Ted Turner group wants to reintroduce swift fox in S.D.


Mar 11, 2001
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01/02/2002 1:44 am ET

Ted Turner group wants to reintroduce swift fox in South Dakota

The Associated Press

PIERRE, S.D. (AP) Billionaire media mogul Ted Turner wants the state's permission to release rare swift foxes on his 138,000-acre ranch in central South Dakota.
The Turner Endangered Species Fund has asked the state's Animal Industry Board to allow for the release of the threatened animal on Turner's ranch in Stanley and Jones counties.

The Turner group wants to release 180 swift foxes in the next several years. The animals, about the size of house cats, would be trapped in Wyoming and moved to South Dakota.

"It makes sense to try to advance recovery of this important and imperiled component of South Dakota's natural history," said Mike Phillips, director of the Turner fund, a private, nonprofit charity founded in 1997 to help threatened and endangered species.

Swift foxes once were common from Canada to Texas and from Montana to Minnesota. The disappearance of prairies and accidental trapping, shooting and poisoning under programs aimed at wolves and coyotes have contributed to the animal's decline. Also, food sources such as prairie dogs and ground squirrels have fallen in number.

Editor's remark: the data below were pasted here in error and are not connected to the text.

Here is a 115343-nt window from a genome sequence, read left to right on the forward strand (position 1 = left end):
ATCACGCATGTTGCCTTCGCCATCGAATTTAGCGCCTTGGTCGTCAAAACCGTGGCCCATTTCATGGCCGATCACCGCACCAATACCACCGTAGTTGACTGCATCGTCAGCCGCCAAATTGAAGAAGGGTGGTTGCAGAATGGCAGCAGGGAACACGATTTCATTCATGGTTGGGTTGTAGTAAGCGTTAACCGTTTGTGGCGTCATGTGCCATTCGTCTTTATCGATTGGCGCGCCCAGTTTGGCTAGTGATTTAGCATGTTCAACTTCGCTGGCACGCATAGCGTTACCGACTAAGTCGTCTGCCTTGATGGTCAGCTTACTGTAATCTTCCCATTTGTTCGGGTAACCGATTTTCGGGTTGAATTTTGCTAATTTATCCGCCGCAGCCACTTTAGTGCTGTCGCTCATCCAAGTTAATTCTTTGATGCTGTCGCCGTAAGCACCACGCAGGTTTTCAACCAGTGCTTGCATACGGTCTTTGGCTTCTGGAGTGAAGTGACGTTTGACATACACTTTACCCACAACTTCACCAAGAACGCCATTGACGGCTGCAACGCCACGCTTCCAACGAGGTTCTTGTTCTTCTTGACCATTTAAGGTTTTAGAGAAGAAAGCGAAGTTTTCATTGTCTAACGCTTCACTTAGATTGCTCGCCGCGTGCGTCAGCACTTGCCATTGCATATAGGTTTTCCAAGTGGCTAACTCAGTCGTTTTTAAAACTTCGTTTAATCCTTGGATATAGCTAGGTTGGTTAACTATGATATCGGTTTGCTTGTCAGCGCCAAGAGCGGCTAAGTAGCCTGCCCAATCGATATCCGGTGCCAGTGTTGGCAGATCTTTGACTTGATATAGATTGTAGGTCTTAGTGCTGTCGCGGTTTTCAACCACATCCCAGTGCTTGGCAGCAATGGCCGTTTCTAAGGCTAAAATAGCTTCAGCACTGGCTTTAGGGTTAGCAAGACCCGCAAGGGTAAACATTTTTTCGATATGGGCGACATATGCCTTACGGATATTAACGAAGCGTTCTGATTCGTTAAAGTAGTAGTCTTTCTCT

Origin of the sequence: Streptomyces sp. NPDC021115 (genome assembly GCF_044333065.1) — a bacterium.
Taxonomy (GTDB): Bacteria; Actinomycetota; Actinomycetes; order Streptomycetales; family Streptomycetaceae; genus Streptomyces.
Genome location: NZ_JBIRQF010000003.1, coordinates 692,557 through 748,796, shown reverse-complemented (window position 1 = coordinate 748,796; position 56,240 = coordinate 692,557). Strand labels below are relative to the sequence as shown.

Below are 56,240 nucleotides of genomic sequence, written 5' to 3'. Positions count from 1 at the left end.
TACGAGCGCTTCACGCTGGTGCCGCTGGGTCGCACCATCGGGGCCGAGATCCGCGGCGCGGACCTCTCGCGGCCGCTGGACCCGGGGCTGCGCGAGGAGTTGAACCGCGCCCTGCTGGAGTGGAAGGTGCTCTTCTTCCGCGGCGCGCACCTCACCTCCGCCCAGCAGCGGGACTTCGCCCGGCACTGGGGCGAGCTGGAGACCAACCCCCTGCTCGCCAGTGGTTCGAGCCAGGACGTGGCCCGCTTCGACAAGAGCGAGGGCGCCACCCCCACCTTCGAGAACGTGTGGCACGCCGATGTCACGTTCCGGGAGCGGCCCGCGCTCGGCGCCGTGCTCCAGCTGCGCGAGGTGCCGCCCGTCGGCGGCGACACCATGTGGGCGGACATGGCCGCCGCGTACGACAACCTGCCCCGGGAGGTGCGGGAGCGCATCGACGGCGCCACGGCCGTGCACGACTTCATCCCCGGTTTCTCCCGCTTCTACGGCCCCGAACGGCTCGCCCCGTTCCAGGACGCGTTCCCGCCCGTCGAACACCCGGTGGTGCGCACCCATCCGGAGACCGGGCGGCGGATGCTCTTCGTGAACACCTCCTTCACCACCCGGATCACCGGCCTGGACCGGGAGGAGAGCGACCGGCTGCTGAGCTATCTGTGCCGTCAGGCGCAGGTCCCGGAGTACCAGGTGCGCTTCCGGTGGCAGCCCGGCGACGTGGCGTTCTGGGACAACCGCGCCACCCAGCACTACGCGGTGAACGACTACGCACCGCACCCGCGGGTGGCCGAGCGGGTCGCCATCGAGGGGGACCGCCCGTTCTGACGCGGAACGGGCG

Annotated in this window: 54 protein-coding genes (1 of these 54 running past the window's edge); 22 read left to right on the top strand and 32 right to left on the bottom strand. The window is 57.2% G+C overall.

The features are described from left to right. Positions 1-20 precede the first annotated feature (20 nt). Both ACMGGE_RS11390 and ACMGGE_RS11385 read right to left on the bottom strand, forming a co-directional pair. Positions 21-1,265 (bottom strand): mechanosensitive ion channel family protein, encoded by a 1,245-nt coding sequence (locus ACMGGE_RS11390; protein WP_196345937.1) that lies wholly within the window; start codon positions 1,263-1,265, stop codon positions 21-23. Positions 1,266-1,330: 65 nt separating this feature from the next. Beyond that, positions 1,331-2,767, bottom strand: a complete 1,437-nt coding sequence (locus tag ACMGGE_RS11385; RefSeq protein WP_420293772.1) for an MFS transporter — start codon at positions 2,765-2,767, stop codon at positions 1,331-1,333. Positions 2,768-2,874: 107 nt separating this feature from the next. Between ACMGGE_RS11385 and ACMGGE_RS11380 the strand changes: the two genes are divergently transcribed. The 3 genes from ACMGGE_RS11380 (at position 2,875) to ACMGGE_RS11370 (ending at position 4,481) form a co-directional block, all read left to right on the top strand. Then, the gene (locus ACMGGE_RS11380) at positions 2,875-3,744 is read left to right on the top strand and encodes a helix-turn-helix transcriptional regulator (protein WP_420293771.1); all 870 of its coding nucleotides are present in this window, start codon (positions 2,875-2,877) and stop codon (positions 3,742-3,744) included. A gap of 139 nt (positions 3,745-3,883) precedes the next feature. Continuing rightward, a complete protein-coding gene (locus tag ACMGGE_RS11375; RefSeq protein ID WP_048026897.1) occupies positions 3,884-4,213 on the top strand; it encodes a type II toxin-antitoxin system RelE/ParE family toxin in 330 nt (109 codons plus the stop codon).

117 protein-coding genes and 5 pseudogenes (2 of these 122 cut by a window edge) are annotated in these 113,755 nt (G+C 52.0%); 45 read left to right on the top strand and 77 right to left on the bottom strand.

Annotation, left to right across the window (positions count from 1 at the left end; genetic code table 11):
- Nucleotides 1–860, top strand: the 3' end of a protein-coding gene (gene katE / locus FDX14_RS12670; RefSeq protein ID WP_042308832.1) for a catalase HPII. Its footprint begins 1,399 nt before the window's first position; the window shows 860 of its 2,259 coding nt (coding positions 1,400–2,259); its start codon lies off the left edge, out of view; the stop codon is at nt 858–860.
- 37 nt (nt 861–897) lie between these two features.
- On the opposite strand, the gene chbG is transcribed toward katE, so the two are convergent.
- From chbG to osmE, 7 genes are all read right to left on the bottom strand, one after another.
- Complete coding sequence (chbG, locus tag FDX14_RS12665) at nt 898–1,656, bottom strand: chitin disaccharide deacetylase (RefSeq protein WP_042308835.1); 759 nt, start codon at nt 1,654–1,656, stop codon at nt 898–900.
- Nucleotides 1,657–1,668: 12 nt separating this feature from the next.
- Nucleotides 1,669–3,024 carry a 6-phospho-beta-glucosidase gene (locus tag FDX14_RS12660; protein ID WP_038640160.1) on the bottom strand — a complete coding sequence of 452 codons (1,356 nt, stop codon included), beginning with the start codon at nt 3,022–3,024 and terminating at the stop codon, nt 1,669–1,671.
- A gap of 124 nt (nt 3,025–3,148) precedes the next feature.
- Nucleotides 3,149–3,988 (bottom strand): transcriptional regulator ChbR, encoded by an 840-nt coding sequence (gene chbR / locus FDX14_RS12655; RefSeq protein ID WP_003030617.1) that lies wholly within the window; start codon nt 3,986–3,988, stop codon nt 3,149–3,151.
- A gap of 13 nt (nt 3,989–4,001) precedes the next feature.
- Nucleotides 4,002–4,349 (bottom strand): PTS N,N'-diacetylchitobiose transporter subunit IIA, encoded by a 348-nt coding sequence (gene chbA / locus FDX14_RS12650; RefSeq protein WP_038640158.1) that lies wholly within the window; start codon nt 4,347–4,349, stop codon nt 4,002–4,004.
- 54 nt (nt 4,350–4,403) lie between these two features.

The U.S. Fish and Wildlife Service determined in 1995 that the swift fox needed protection under the Endangered Species Act but the agency has not had the resources to pursue it.

The tiny foxes are listed as a threatened species in South Dakota. A small native population exists in the southwestern corner of the state.

"The science of the fox project is very solid," Phillips said. "This has the potential to be a winner for everybody."

Some ranchers aren't so sure. Steve Willard of the South Dakota Cattlemen's Association said his group's members worry that the release of rare animals eventually could result in additional government restrictions on the use of farm and ranch lands. Other farm-group spokesmen have echoed that sentiment.

"More often than not, those who have voiced opposition are ultimately concerned about prairie dogs or what Ted Turner may or may not also do in South Dakota," Phillips said. "We need people to judge this on its merits."

Ranchers have fought efforts to give federal Endangered Species Act protection to prairie dogs in part because that would restrict land use.

The Turner ranch will focus on controlling coyotes to keep them from eating the swift foxes, Phillips said.

"We do not like being in a situation where we have to select one species over another. But we're more inclined to work on behalf of a rare species at the detriment of a common species," Phillips said.

A Jan. 7 hearing has been scheduled on the request. If the Animal Industry Board approves the Turner group's request, the first foxes could be released late this winter or early spring, Phillips said.

The swift fox is the smallest of North America's wild dogs, weighing up to 7 pounds as an adult. The foxes primarily hunt at night, feeding on crickets and other insects, mice and rabbits.

On The Net

South Dakota Animal Industry Board: http://www.state.sd.us/aib/

Turner Endangered Species Fund: http://tesf.org/

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